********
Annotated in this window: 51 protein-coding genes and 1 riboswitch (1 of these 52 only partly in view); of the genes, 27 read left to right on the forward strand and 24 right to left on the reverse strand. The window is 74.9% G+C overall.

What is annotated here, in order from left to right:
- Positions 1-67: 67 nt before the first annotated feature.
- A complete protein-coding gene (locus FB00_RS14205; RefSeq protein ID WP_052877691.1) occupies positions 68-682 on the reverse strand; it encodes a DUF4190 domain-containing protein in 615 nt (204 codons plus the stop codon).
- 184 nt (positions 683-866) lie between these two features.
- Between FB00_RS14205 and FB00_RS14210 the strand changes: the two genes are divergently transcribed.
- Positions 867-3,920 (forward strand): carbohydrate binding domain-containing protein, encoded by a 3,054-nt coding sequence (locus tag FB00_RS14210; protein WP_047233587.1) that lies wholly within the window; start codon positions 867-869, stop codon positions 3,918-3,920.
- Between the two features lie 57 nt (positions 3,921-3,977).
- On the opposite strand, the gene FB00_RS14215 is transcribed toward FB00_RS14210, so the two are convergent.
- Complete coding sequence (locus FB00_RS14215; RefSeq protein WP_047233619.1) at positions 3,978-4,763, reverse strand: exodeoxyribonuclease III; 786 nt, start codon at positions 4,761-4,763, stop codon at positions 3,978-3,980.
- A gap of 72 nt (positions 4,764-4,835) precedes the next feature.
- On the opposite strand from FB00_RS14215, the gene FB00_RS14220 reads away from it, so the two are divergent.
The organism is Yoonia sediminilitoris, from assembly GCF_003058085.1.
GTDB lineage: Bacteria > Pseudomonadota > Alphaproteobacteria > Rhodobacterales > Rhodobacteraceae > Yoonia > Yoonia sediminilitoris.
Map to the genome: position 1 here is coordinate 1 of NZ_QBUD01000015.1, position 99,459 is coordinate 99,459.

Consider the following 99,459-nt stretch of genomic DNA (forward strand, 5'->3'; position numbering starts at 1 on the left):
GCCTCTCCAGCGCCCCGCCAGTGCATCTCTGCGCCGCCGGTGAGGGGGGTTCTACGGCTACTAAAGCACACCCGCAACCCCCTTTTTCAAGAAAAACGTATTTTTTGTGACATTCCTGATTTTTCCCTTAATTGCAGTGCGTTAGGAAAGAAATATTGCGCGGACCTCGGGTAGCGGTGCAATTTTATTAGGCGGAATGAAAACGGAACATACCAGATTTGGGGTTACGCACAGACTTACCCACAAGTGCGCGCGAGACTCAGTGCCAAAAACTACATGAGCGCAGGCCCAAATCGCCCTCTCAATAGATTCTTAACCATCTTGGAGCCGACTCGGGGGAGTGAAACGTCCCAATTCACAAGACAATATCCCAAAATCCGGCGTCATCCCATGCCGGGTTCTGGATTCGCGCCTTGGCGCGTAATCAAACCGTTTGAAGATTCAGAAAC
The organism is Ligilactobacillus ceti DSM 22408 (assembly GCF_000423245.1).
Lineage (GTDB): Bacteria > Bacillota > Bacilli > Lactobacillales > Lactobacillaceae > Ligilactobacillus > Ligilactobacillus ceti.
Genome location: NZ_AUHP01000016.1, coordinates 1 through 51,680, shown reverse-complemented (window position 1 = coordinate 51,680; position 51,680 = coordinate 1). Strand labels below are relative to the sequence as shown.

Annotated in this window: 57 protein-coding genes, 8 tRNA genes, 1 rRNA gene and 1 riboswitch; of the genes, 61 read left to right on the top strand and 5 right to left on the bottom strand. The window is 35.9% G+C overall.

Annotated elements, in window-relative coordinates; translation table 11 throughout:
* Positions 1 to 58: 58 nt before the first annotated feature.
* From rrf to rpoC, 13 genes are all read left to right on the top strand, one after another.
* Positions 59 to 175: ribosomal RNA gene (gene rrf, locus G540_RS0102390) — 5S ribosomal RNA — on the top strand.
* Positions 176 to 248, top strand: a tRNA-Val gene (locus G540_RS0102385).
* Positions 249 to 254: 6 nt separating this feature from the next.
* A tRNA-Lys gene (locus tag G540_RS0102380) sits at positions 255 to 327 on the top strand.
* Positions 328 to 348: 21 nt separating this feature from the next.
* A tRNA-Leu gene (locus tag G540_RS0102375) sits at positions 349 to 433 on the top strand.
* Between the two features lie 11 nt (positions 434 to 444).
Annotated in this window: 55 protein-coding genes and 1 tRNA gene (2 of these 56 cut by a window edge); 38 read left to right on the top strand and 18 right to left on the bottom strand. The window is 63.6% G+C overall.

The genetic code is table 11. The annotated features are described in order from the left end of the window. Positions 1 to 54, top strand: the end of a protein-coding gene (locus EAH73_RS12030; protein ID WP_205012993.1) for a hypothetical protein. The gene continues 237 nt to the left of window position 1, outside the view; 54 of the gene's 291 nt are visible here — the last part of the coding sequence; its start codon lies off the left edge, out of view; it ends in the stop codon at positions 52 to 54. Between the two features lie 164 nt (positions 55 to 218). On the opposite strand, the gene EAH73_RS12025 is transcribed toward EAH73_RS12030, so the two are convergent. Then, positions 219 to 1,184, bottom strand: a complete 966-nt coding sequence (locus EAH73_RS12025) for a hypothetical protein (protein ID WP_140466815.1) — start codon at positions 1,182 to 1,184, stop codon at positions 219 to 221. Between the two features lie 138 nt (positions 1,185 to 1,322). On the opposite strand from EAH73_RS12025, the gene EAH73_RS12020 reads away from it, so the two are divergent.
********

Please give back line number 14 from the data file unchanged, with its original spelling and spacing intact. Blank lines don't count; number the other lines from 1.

GTDB lineage: Bacteria > Pseudomonadota > Alphaproteobacteria > Rhodobacterales > Rhodobacteraceae > Yoonia > Yoonia sediminilitoris.